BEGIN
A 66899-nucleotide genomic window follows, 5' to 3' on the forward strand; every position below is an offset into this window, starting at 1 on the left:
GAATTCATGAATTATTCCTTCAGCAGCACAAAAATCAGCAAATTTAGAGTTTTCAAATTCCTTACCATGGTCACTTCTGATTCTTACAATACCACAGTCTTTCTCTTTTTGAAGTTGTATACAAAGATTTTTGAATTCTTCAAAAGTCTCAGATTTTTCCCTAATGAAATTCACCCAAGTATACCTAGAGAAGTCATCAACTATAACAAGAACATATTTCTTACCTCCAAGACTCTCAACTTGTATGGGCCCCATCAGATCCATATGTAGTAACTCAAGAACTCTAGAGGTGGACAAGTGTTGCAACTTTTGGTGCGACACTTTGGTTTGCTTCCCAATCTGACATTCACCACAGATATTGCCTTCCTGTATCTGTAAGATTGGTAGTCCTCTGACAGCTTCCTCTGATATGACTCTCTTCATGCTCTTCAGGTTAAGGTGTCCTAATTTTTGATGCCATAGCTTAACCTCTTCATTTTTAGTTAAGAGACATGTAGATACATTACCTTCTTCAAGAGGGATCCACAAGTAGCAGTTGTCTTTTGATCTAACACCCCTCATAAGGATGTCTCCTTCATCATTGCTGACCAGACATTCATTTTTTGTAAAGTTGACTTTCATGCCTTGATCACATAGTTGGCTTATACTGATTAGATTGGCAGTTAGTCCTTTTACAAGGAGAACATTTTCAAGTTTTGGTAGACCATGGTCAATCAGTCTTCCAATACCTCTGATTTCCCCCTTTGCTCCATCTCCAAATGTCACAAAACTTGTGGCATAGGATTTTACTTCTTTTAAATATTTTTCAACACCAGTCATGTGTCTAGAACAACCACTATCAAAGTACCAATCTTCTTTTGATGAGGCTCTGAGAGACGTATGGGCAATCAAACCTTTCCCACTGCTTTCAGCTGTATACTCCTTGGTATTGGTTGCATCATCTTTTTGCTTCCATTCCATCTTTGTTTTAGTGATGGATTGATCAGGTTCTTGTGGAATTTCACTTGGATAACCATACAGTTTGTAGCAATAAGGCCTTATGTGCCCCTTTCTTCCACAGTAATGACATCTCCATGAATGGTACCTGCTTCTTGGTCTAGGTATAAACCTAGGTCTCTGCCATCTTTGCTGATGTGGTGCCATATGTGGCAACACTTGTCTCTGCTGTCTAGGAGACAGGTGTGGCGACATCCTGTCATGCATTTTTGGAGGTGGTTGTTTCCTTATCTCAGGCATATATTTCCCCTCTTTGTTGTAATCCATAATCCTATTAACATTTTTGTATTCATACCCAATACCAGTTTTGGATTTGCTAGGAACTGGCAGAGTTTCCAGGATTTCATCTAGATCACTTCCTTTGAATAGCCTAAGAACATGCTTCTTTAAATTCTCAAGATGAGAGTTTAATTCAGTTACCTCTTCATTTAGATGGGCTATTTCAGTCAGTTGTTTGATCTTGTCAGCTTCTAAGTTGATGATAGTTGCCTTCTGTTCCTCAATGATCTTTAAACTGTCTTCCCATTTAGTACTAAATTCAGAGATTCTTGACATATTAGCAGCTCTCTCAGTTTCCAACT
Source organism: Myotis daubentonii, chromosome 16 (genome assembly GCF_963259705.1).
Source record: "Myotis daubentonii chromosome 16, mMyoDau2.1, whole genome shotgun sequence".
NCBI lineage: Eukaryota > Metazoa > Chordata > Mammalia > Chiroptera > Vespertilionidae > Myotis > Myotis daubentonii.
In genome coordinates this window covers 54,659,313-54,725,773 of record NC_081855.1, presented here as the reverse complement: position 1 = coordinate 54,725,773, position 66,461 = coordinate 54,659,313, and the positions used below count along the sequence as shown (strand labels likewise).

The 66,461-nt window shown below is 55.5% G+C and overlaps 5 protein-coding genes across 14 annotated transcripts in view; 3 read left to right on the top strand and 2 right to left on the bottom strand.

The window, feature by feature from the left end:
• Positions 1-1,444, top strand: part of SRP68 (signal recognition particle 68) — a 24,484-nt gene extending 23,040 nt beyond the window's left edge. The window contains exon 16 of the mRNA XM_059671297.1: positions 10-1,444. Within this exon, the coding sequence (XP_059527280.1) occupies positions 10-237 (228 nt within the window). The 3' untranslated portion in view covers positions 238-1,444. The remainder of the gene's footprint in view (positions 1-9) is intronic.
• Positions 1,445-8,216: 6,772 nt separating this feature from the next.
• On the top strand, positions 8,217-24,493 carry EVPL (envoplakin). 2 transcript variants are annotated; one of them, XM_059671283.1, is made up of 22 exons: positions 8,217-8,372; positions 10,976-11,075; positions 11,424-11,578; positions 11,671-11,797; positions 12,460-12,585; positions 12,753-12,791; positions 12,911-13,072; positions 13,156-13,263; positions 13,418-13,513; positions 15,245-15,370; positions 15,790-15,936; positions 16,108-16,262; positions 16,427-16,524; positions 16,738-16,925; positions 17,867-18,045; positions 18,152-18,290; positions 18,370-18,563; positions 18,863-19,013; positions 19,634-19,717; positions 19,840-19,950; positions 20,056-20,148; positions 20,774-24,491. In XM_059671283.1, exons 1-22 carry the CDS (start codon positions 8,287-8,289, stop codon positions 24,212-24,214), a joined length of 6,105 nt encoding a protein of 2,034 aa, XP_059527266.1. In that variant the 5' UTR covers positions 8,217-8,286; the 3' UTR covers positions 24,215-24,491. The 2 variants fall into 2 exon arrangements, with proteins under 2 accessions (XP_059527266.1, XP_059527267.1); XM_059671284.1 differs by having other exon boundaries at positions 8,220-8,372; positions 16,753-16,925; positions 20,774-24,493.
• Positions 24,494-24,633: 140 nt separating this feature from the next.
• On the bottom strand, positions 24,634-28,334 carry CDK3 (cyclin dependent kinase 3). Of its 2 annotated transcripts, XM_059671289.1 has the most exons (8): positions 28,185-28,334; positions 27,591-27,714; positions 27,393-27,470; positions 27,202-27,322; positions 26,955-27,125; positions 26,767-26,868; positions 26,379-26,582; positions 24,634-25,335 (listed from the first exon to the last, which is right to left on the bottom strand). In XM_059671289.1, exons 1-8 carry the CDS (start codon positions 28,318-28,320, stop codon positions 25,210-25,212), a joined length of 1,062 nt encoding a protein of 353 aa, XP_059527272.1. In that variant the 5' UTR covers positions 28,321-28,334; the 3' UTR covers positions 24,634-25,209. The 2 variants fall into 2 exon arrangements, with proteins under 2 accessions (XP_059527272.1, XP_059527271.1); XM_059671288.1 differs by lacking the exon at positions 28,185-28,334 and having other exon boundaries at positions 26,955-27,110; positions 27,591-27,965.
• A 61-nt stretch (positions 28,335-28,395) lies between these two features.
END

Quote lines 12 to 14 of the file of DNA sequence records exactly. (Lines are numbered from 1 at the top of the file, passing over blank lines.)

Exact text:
• Positions 24,494-24,633: 140 nt separating this feature from the next.
• On the bottom strand, positions 24,634-28,334 carry CDK3 (cyclin dependent kinase 3). Of its 2 annotated transcripts, XM_059671289.1 has the most exons (8): positions 28,185-28,334; positions 27,591-27,714; positions 27,393-27,470; positions 27,202-27,322; positions 26,955-27,125; positions 26,767-26,868; positions 26,379-26,582; positions 24,634-25,335 (listed from the first exon to the last, which is right to left on the bottom strand). In XM_059671289.1, exons 1-8 carry the CDS (start codon positions 28,318-28,320, stop codon positions 25,210-25,212), a joined length of 1,062 nt encoding a protein of 353 aa, XP_059527272.1. In that variant the 5' UTR covers positions 28,321-28,334; the 3' UTR covers positions 24,634-25,209. The 2 variants fall into 2 exon arrangements, with proteins under 2 accessions (XP_059527272.1, XP_059527271.1); XM_059671288.1 differs by lacking the exon at positions 28,185-28,334 and having other exon boundaries at positions 26,955-27,110; positions 27,591-27,965.
• A 61-nt stretch (positions 28,335-28,395) lies between these two features.